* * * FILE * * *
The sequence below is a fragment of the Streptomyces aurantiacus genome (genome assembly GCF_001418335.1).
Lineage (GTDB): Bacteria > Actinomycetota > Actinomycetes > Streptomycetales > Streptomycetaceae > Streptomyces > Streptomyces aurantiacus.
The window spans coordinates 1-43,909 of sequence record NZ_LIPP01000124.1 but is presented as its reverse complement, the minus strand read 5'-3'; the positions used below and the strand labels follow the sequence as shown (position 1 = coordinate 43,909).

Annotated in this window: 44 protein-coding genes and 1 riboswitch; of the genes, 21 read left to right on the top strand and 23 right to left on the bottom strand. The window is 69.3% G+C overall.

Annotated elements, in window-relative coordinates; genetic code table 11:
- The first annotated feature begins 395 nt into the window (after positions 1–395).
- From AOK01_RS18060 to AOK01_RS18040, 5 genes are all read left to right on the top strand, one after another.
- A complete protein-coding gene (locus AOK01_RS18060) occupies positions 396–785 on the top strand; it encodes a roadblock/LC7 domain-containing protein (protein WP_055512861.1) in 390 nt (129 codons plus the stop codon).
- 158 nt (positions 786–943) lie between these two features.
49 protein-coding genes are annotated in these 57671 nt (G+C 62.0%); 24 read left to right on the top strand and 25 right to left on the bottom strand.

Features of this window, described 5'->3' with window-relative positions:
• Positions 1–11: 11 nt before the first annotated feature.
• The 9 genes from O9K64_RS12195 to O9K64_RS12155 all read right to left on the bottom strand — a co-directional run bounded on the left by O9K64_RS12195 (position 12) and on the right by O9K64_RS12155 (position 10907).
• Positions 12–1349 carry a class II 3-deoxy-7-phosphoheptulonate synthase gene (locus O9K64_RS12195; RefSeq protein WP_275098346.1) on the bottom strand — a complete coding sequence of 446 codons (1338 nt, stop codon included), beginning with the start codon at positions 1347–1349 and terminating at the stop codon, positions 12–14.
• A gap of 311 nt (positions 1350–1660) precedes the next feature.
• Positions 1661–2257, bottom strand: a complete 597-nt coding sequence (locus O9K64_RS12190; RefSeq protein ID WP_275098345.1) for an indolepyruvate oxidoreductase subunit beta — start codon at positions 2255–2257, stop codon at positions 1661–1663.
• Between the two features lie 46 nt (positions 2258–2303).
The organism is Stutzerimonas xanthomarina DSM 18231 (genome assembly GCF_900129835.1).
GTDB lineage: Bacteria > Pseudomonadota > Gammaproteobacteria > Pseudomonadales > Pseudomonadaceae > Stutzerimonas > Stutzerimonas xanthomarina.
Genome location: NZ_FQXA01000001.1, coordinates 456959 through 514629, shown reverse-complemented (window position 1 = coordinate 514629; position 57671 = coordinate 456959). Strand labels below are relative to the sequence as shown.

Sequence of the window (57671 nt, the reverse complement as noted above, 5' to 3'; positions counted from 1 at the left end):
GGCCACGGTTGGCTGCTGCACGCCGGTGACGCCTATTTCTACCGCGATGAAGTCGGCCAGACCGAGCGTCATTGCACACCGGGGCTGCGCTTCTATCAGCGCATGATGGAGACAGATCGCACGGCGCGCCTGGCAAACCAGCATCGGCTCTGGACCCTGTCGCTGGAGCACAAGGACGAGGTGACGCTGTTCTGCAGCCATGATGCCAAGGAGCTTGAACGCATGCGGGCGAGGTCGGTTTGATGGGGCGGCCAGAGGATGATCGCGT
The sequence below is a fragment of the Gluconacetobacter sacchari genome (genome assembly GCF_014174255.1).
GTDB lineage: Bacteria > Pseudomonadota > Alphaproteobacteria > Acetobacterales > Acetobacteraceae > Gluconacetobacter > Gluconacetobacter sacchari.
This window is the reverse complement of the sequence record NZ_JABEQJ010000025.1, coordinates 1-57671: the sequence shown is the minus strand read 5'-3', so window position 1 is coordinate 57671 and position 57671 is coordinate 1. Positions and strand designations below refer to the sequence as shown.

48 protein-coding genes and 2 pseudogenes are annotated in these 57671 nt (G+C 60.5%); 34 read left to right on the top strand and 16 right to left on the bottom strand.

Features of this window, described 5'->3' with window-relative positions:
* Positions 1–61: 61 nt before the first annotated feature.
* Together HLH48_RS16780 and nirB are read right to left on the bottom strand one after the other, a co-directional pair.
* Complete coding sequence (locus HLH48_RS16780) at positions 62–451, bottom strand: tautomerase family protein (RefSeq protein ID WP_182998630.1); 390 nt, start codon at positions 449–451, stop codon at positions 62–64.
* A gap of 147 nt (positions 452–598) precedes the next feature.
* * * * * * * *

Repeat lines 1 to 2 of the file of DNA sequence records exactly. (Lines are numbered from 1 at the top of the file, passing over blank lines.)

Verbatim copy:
The sequence below is a fragment of the Streptomyces aurantiacus genome (genome assembly GCF_001418335.1).
Lineage (GTDB): Bacteria > Actinomycetota > Actinomycetes > Streptomycetales > Streptomycetaceae > Streptomyces > Streptomyces aurantiacus.